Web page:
We’ve talked about telemedicine before on the AMR blog, outlining some of the pros and cons, as well as addressing how it might be funded. This post focuses on workers’ compensation in rural areas, and how telemedicine could play a crucial role in improving healthcare experiences for rural workers.
As a refresher, telemedicine is care received or given via telecommunication. This means that if an injured worker is somewhere remote, said worker could receive limited treatment via telemedicine, if appropriate. This type of care wouldn’t work for injuries that require emergency treatment, but for minor injuries, the benefits could be significant.
Understanding that telemedicine could greatly benefit states with large, sweeping rural areas, Texas and its Department of Insurance Workers’ Compensation Research Division conducted a study to discover how, specifically, telemedicine can improve the workers’ compensation processes for rural workers.
The study highlighted two areas of potential benefit from telemedicine: designated doctor, and the second opinion process for spinal surgery. In both of these cases, an injured worker sees a physician other than his/her primary treating provider. Without telemedicine, the worker might have no choice but to see a doctor who may not be familiar with the workers’ comp system. But by using telemedicine, a worker can connect to a provider who is familiar with workers’ comp, improving the efficiency of the process and potentially leading to better care outcomes.
Texas isn’t the only state that could benefit from telemedicine, though. Rural workers across the country could potentially receive cheaper, more accessible, and more efficient healthcare with the use of telemedicine.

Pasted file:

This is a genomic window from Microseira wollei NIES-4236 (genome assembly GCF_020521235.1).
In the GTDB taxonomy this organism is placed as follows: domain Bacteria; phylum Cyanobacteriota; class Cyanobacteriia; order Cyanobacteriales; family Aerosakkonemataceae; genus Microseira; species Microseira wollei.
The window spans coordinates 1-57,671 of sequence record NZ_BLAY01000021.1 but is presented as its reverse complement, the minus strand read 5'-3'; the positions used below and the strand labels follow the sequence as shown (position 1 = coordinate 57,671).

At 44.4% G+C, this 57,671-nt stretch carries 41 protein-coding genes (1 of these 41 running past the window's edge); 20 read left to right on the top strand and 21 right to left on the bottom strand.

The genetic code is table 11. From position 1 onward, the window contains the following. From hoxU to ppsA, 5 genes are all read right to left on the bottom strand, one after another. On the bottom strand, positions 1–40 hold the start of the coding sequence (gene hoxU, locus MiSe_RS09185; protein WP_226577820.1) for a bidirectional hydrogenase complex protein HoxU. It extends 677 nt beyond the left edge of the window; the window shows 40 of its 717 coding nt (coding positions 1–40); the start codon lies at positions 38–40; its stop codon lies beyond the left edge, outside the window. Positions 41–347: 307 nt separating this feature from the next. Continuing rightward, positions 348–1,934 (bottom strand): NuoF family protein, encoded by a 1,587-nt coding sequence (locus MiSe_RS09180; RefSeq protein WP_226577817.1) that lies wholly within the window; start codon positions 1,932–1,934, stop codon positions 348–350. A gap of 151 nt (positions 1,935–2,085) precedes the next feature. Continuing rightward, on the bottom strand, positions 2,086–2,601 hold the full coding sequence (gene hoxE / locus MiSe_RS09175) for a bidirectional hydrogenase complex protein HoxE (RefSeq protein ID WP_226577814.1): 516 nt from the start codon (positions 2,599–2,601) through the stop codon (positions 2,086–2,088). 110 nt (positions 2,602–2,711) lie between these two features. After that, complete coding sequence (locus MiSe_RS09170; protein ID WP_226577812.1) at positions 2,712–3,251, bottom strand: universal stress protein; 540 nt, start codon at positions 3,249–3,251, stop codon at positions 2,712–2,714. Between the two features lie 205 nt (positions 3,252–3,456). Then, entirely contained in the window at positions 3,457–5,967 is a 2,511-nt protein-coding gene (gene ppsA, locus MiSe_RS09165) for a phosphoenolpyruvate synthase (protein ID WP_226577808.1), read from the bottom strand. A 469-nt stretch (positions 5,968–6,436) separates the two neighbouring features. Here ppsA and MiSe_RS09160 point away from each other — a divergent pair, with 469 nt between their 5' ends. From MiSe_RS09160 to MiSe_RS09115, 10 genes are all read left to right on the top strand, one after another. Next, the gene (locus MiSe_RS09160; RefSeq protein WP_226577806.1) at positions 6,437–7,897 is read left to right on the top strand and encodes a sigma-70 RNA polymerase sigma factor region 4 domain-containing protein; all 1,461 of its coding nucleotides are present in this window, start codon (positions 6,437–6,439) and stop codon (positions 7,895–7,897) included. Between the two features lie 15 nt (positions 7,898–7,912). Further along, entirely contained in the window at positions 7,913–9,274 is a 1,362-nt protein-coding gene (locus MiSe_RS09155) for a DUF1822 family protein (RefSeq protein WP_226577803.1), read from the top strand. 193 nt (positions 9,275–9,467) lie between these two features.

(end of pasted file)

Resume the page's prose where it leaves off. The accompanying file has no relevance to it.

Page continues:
Some companies are already using telemedicine to decrease costs and to deliver more timely treatment to workers’ comp patients. Companies like Rising Medical Solutions, WorkCare Inc., and CorVel have already adopted telemedicine as a cost-efficient way to treat injured workers. As of 2015, according to CorVel CEO Gordon Clemons, a smartphone app for claimants was already in the works.
Some obstacles potentially stand in the way of the widespread implementation of telemedicine. In some states, doctors are prohibited from prescribing medications to patients unless they’ve had an in-person encounter with the patient. Without an established in-person patient-provider relationship, there is concern that the provider may not receive enough information to make a fully informed decision regarding the most appropriate care. There’s also the possibility that patients may not, whether intentionally or unintentionally, represent themselves adequately or accurately via phone or online interaction with a provider. Telemedicine is new to the workers’ compensation market, so workers could be wary of distance, as opposed to meeting with a doctor face-to-face. Finally, there is the issue of licensing and jurisdiction, which could limit where doctors are able to treat injured workers via telemedicine.
While telemedicine has many benefits that are particularly relevant for rural injured workers, it’s still in the early stages, and comes with its own challenges. In the coming years, the issues standing in the way of telemedicine may be solved and lead to more effective, safe, and efficient healthcare, to the benefit of rural workers, in particular.